A person wearing a black headscarf and robes uses charcoal to draw an image of a screaming face on a stone wall.

Menna Hamouda, a 21-year-old Palestinian artist, draws with charcoal on a school wall in Deir al-Balah in the Gaza Strip, where she was displaced.

Mohammed Talatene/picture alliance/Getty Images

Through the labor of enumeration, the listing witnesses do over and over again, we repeat: Israel has murdered 30,000+ Palestinians, 40 percent of them children, flattened neighborhoods and cities, deleted entire families from the civil registry, relentlessly bombed hospitals and universities and bakeries, and armed settlers in the West Bank, where settlers and soldiers have murdered hundreds of Palestinians since October. We repeat the other lists: The U.S. is helping to fund this violence, at a minimum of US$3.8 billion per year, and an estimated 68 percent of the weapons Israel imports come from the U.S.—many of which are used to kill Palestinians. The U.S. vetoed 45 U.N. Security Council resolutions from 1972 to 2023 to protect Israel from criticism and accountability. The massacres Israel is committing every day would be impossible without the U.S. enabling and exonerating Israel at every turn.

The listing, the accounting, the enumerating feels endless and often futile. But it is not. It has nourished the sea change that has reversed the status quo silence and made household names out of Palestinian journalists like Azaiza, Bisan Owda, Plestia Alaqad, Wael Al-Dahdouh, Hind Khoudary, and Lama Abu Jamous (the youngest at only 9 years old). The work is in continuing to remember, to name, to list, to diagnose past and present Israeli state violence until it comes to its inevitable end.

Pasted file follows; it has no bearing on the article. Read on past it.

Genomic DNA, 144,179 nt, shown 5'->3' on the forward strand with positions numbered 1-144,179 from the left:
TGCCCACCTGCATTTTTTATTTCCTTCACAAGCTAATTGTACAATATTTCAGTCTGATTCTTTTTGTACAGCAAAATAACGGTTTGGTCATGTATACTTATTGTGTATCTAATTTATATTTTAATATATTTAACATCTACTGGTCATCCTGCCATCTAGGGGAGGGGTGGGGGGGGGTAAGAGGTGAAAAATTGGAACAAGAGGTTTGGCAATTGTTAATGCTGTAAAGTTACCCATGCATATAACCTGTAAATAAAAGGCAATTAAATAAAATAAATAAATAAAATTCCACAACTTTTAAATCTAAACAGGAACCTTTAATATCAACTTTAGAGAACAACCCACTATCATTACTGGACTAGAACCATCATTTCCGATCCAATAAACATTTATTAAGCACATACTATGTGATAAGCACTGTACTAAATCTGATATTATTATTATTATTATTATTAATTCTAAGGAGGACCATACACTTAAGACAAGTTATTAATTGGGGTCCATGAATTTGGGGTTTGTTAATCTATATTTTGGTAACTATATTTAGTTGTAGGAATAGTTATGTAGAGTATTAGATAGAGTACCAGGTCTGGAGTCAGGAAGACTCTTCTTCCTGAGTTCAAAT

The third ask, then, is to act, over and over again, every day, as much as you list.

To not watch Palestinians be killed one by one and do nothing. To speak of Palestine wherever you go. To scream for a ceasefire in every corner of your world. To stand hours in line at your city council resolution meetings. To refuse to confuse discomfort with danger. To not be afraid to face baseless accusations of antisemitism. To make calling your representatives, for those of us whose governments facilitate Israeli state violence, part of your morning/mourning routine. To do the long work to sustain disruption, from protests to shutdowns to bail funds to demanding dropped charges. To speak the truth in all the worlds you inhabit.

Organizers and scholars alike have called solidarity what “love looks like in public.” [1] This is a play on scholar and activist Cornel West’s description of justice as love in public. “Love guides our methodology for liberation,” writes the Palestinian Feminist Collective. Solidarity includes accepting the potential risks of that public love.

Solidarity means taking on the risks of speaking out against genocide and fighting for a world where speaking out is in such collectivity that it is no longer a risk. Solidarity means understanding what the ask is. Solidarity means stopping business as usual, drawing businesses invested in occupation to a grinding halt, and shutting down weapons manufacturers through direct actions. And it means building communities where people radically love one another in ways that sustain the work: where we normalize and model caretaking, protecting the most vulnerable among us, taking breaks, and stepping in when others need a break. Solidarity means showing up for one another whenever possible, day after day.

I wrote a book on witnessing and solidarity in Palestine, but I am no expert in the face of the staggering and incalculable horror of what we are witnessing. My students ask me: How do you/we keep doing this work when it feels like it changes nothing, and it is always under attack?